Snails are not known for being fleet of foot, but they may hold at least one speed record. A report in today's Proceedings of the National Academy of Sciences shows that in one venomous snail, the evolution of poisons is occurring faster than protein evolution in any other known animal species.
Canus abbreviatus is a carnivorous snail living off the coast of Hawaii that primarily hunts marine worms, which it stuns with neurotoxins and then devours. Evolution has equipped C. abbreviatus with a cocktail of different toxins, some of which target specific prey species. How they acquired this diverse arsenal has been a mystery. Marine biologists Thomas Duda and Stephen Palumbi from Harvard University suspected the molecular mixer could be a mechanism called "gene duplication." This is a kind of risk-free molecular evolution: When multiple copies of a given gene are present in a species' genome, chance mutations in some copies can either ruin the proteins they encode or produce innovative versions; either way, the remaining intact copies still produce the original protein.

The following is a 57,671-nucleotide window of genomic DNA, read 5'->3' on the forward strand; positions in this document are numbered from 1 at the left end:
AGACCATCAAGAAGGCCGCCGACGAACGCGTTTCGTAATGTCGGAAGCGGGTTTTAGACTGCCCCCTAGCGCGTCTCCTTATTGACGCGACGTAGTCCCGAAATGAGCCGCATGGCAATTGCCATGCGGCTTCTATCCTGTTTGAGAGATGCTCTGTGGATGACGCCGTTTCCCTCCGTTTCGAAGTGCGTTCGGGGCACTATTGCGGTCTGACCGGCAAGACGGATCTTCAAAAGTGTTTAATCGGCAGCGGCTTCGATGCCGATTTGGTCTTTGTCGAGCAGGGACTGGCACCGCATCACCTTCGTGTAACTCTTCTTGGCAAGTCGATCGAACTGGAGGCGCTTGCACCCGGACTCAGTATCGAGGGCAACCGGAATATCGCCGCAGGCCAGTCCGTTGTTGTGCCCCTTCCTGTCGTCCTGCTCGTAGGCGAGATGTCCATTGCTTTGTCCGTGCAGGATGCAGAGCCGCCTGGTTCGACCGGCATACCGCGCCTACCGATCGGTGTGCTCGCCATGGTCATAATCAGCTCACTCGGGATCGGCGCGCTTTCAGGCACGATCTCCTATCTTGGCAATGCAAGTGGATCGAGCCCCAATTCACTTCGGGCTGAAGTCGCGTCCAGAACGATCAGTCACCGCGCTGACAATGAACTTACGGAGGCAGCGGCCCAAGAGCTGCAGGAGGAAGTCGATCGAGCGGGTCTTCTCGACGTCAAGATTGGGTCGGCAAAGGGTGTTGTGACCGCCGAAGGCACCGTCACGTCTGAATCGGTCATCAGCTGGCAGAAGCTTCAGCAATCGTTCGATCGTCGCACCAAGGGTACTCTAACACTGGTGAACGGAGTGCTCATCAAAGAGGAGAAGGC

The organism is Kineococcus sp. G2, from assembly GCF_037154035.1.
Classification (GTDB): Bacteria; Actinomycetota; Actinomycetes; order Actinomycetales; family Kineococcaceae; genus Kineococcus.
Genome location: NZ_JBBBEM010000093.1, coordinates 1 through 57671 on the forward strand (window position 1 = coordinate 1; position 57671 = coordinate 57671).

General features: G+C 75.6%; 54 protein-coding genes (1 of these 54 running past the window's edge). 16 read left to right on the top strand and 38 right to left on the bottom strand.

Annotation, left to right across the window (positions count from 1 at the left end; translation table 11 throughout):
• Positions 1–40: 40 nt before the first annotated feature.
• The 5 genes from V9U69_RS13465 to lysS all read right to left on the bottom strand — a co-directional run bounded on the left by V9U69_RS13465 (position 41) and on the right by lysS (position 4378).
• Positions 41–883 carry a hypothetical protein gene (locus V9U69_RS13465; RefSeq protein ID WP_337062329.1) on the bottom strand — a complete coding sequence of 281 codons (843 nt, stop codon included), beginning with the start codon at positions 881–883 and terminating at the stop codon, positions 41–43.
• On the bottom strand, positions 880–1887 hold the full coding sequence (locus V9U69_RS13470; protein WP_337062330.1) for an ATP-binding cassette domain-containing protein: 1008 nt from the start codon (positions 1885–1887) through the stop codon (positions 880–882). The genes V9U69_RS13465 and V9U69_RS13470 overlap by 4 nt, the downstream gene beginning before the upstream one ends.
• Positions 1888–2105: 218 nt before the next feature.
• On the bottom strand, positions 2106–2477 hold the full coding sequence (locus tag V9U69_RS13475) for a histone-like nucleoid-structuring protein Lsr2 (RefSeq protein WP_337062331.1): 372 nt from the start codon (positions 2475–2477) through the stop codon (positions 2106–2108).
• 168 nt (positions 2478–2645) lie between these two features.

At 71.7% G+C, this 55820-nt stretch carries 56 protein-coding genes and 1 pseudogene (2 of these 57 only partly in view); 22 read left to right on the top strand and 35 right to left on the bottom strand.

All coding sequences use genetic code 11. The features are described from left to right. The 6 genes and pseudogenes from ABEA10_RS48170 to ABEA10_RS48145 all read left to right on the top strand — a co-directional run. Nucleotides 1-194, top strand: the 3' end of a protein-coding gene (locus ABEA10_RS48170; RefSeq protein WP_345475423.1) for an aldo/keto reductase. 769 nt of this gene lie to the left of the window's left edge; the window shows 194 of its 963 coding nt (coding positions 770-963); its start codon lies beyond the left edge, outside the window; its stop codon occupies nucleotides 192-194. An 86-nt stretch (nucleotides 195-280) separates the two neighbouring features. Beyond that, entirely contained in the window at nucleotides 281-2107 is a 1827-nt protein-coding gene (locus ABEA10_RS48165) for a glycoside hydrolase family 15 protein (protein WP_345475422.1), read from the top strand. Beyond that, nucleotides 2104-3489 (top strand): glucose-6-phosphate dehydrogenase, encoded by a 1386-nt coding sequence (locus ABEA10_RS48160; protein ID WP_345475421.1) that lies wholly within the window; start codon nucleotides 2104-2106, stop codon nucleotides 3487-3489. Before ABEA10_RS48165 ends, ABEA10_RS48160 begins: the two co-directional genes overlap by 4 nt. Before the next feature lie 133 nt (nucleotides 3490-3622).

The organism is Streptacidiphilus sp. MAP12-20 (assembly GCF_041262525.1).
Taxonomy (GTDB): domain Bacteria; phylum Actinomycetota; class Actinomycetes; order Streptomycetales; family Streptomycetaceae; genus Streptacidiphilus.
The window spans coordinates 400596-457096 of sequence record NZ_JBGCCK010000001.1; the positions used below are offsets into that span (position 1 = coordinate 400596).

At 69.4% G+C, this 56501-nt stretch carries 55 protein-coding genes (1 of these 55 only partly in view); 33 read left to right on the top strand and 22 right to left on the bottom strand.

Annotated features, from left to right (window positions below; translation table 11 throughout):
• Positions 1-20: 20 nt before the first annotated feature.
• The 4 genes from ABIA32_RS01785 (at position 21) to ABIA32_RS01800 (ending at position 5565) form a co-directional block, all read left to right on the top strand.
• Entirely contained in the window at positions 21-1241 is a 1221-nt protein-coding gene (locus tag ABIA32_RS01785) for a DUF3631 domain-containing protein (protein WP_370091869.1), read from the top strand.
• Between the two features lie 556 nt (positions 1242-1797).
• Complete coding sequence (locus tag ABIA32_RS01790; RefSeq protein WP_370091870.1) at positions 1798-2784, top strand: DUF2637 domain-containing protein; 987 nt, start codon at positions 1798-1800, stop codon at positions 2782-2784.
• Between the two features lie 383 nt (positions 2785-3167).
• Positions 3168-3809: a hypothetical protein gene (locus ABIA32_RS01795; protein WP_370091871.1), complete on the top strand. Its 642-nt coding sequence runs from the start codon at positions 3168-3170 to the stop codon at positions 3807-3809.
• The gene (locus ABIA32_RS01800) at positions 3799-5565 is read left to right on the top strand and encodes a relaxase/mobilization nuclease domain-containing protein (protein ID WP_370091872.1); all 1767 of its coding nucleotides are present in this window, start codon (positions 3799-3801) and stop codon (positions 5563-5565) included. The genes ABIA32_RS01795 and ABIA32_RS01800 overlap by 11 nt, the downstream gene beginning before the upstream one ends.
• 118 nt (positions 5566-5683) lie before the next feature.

To test their hunch, Duda and Palumbi tracked down the different versions of a gene that encodes one type of neurotoxin. They found up to seven variations of the gene--some differing by as much as 25% of their base pairs--in a single snail. Next, they compared this variation to that among other genes in the snail's genome. They calculated that the neurotoxin genes had undergone some 17 to 48 changes per DNA "letter" per billion years--10 times more than other snail genes, and three times more than the fastest evolving proteins known in fruit flies.
Palumbi doesn't think the neurotoxin genes undergo more mutations than other snail genes. Instead, he argues, the variation may stick around in the neurotoxin genes because it is beneficial to produce more toxins for taking out more prey. However, Wen-Hsiung Li, a molecular evolutionist at the University of Chicago, says the Harvard team still has to prove that having a wide variety of poisons indeed helps the snails catch more food, and thus increases their fitness. Without that, he says, the team's explanation for the chemical cocktail is based on inference rather than evidence.